Another predawn expedition on our recent trip took me to the outskirts of Amarillo. I’d been curious about the Cadillac Ranch for years. This was the place where they buried some cars in a cornfield so I wanted to have a look. Back in 1974 the project was the brainstorm of a local iconoclast (who prefers to be called Stanley Marsh 3). He was assisted by an unusual group of friends known as the Ant Farm.
I was never sure what I’d think of the Ranch, and now that I was in Amarillo I wasn’t even sure where it was. My atlas indicated that the ten Cadillacs were located somewhere west of the city on the south side of I 40. This also happens to be the former path of Route 66, and so it was undoubtedly considered a perfect place for the half-burials.
I drove out there and couldn’t find them. It seemed I needed coffee.
There was a Starbucks on Soncy Road at the previous exit. I returned, wondering if my family was still asleep at our nearby motel. Inside the coffee shop, the two employees who took my order debated the best way to send me to the Cadillacs. I thanked them and headed back, this time with plenty of caffeine and several sets of directions.
I found the Ranch right away. It was right off of the Interstate in a field just like the one in my imagination.
As you can see from my photograph, the cars have been spray-painted over the years. The interesting thing is that Marsh and the Ant Farm have encouraged everyone to do this. Purists argue that the original Caddys were far lovelier with their peeling factory paint and without all the annoying graffiti. Now that I’ve seen the cars in person I completely disagree. I’ll elaborate on that in a moment.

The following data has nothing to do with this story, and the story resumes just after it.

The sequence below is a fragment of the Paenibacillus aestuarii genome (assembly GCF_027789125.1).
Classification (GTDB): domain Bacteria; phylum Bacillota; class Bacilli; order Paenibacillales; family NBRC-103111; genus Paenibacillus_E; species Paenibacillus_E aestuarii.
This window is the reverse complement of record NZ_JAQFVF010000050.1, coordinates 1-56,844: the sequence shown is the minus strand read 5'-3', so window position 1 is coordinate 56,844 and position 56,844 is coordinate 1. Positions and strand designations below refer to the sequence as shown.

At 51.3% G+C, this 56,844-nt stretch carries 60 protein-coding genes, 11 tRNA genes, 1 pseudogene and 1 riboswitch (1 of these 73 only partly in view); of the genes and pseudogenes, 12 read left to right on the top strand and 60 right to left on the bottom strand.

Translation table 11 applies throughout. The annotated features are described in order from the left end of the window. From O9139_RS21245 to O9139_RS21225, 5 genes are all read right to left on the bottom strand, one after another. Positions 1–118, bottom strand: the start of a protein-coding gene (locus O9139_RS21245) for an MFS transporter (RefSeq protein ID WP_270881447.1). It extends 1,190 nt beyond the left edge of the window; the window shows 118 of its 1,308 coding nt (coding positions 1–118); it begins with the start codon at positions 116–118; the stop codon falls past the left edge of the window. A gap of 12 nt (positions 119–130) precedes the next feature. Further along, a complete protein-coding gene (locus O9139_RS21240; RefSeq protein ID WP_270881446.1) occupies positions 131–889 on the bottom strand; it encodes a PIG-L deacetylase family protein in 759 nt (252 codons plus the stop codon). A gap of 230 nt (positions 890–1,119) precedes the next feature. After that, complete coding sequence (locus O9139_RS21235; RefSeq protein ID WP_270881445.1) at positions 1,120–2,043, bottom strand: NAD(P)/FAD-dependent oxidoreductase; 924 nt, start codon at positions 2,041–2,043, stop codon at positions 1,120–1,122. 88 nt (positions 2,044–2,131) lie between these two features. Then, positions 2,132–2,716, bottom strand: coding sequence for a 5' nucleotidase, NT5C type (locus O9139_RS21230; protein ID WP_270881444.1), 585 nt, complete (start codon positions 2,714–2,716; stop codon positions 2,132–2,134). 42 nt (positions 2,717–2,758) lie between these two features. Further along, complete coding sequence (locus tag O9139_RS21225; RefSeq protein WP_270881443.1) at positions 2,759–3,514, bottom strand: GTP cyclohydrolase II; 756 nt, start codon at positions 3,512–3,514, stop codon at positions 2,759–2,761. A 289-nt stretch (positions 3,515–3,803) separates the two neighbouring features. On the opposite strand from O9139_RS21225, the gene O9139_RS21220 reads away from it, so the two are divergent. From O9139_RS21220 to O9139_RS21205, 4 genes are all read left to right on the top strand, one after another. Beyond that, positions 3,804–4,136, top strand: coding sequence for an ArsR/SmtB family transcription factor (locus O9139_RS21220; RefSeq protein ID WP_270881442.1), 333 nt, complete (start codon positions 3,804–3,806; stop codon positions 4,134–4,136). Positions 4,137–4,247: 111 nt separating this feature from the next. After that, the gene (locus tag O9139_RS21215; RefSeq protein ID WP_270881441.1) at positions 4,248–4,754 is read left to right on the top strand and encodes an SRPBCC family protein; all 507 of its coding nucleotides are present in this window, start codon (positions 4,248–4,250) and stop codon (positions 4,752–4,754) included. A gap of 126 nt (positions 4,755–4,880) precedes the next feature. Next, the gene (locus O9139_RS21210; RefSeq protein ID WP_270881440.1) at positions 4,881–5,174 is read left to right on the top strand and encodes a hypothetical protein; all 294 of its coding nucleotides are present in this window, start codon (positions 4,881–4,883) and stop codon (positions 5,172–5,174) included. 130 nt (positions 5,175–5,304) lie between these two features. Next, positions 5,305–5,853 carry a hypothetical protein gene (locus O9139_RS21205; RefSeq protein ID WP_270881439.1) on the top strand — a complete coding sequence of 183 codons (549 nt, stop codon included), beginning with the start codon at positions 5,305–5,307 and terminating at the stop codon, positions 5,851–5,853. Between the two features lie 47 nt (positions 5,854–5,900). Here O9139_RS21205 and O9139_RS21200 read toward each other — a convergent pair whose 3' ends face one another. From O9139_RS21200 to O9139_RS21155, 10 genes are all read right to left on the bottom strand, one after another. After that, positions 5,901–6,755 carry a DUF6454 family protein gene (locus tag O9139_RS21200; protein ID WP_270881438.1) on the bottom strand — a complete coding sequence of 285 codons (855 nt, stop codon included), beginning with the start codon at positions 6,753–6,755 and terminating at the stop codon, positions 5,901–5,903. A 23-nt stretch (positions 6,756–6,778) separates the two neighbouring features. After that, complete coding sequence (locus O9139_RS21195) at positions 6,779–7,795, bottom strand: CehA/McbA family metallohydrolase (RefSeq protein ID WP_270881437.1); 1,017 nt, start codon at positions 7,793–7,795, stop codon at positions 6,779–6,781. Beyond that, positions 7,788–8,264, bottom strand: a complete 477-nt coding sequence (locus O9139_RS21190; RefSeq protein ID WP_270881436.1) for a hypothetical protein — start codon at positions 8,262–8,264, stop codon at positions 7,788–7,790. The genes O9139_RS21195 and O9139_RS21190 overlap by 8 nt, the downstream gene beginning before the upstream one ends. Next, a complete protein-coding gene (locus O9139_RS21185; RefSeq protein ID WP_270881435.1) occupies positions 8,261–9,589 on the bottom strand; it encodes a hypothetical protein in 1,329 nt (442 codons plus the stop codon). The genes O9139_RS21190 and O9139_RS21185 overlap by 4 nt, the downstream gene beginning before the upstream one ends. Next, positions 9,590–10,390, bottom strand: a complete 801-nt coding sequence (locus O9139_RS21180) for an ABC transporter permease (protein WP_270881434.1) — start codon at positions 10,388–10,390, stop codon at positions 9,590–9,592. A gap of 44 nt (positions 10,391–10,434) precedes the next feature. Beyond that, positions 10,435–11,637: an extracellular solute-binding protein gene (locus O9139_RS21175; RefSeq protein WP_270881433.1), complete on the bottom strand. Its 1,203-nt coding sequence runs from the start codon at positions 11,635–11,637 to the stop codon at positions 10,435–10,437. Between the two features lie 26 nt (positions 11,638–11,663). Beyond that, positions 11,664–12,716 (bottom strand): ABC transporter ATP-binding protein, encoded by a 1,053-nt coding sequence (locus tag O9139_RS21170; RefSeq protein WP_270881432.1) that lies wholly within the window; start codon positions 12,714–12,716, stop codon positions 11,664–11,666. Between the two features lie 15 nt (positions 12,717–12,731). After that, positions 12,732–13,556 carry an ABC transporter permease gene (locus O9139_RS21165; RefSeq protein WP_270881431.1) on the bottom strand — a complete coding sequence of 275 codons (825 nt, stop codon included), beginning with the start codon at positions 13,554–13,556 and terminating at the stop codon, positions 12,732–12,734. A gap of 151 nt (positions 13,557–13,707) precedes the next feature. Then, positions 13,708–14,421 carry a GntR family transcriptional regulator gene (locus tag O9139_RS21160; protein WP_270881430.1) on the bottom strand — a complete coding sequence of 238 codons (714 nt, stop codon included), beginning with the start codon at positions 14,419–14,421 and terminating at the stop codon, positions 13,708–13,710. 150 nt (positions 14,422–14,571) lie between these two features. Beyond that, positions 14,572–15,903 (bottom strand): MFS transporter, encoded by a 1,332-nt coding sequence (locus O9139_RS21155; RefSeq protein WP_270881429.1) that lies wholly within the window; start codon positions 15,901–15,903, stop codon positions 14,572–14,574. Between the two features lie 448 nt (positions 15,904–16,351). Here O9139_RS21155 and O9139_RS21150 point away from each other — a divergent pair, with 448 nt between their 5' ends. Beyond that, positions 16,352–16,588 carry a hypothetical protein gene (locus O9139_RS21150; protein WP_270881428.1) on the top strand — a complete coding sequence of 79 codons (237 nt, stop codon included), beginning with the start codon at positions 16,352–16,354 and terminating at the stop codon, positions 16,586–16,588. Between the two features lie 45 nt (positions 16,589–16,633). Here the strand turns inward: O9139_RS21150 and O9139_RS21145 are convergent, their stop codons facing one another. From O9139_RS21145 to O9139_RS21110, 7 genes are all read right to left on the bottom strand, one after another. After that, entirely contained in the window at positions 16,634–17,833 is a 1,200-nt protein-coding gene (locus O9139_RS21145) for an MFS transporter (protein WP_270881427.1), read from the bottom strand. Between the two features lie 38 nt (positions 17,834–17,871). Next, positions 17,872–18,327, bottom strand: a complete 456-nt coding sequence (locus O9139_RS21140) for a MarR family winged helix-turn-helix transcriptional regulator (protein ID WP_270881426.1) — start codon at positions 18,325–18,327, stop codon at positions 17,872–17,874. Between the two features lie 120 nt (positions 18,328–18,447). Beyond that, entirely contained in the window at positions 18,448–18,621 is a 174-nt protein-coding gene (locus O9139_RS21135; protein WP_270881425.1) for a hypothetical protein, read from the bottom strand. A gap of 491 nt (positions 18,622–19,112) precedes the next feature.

In the meantime, empty cans of paint littered the ground in open defiance of Texas law.
Being a photographer, I noted that the sun was about to peer over the horizon, so I got to work. The impulse is to stand back from the cars in order to take a group portrait. I have to admit they look good from back there (something like a GM version of Stonehenge). But I also felt I was taking pictures of a Little League team. I took a few anyway and they looked like all the other ones I’d Googled back home.
I decided to go in closer. What I discovered, is that when appoaches the cars they inspire a palpable sense of reverence. I sidled up to one. The fins were high above my head and looked especially wonderful in the first rays of daylight. I was feeling something like one of the apes in Kubrick’s 2001 and so I placed two fingers on a wheel. I was surprised that it spun freely.
Of the pictures I took after that, the one I liked the best was the one at the top of my post. Truthfully, it’s not easy photographing someone else’s artwork.
The problem is, whose artwork is it exactly?
These handsome vehicles were first penciled up by a creative team of designers back at General Motors. That was a long time ago, so I don’t know if anyone has properly celebrated their achievements. Years later, ten Cadillacs were dragged from their various junkyards to be partially interred here in a cornfield. This was not an easy task and involved the use of a crane and other massive equipment. Like it or not, Marsh and his friends made an auspicious attempt to clarify the meaning of the cars. They also remade a landscape. Since then, anyone who has sprayed any paint here has tweaked the project slightly, and those who of us who come here and take the pictures have taken it somewhere else.
Everyone’s involved at Cadillac Ranch. It keeps going. That appears to be the point.
Did I spray paint something?
Yes. I picked up a couple of spent cans and shook them until I found some paint. Carefully aiming, I hissed out a tribute on a wheel strut. I did this for Joe Strummer, the former frontman for The Clash who would’ve thought the Ant Farm rocked.
It was red paint, of course.